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Costa Rican Coffee History

Like for many other countries, the coffee industry has contributed greatly to Costa Rica's GDP and its development.

The first arabica plant was grown the 1700's and it soon became the country's main source of revenue, even more so than cocoa, sugar and tobacco. The land was even given to farmers for free, as the benefits of the coffee industry and exports would be greater in the long-run.

It started exporting to nearby countries and made its way to England in the 1800's, which was the biggest importer of Costa Rican coffee at that time. 

The revenue that came in also contributed o the building of the railroad on the Atlantic coast and to the construction of the National Theatre in San José.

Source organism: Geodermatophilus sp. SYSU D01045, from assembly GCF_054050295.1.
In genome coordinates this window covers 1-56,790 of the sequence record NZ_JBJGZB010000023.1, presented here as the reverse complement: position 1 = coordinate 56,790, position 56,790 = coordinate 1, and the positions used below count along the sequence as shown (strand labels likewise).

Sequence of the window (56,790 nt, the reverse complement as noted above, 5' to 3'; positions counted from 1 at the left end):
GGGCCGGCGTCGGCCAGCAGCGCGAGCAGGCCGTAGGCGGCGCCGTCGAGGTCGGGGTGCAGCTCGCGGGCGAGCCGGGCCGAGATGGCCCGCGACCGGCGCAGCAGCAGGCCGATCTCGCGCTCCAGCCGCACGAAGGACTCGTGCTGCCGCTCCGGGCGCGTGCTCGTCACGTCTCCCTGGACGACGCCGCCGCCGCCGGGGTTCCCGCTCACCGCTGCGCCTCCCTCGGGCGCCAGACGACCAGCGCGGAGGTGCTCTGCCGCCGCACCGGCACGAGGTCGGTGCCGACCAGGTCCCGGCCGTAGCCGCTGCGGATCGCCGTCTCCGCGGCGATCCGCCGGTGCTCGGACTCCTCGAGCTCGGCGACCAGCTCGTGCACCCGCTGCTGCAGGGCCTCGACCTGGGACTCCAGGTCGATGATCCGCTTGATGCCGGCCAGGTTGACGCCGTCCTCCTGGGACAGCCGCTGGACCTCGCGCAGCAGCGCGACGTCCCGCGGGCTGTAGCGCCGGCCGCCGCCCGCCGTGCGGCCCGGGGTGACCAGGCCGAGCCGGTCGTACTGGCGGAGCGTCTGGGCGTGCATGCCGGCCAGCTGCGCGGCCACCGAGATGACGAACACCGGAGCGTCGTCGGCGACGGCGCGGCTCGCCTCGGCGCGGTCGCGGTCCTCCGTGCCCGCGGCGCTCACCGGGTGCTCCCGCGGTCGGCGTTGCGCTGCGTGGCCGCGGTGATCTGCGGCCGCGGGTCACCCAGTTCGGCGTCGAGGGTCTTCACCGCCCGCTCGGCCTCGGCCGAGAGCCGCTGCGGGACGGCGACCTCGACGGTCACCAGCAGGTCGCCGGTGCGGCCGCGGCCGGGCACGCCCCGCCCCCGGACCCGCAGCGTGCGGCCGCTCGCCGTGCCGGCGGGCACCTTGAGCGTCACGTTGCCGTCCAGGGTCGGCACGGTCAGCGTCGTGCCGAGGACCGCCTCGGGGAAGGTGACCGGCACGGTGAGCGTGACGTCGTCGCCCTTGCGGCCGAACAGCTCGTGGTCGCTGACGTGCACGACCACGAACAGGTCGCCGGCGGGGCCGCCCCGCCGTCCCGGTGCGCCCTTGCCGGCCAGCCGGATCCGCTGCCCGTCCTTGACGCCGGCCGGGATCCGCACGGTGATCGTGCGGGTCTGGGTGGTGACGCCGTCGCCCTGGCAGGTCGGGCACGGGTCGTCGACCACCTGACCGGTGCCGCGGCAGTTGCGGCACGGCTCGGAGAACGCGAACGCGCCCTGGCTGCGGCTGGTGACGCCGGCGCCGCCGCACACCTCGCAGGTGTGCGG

Given its popularity, the exports only started to grow, and now Costa Rica has the means to export to any country interested in the commodity.

There are 70.000 farmers that contribute to the thousands of kg exported, and some of them work in cooperatives under the Fair Trade and Rainforest Alliance umbrellas.

Many of the coffees cherries are hand-picked, which ensures that only quality beans make their way to our daily coffee-cup. The pulp is then removed, and the cherry sun-dried. 

The soil, climate and elevations in Costa Rica all contribute to a low acidity and sweet coffee bean, that is also very versatile when it comes to the brewing method.

From our experience, its natural sweetness makes makes for a great black coffee. Of course, you are always more than welcome to sweeten it up, but in the case of our Costa Rican, you can have it as a guiltfree treat and we're sure you'll love it! :)

 

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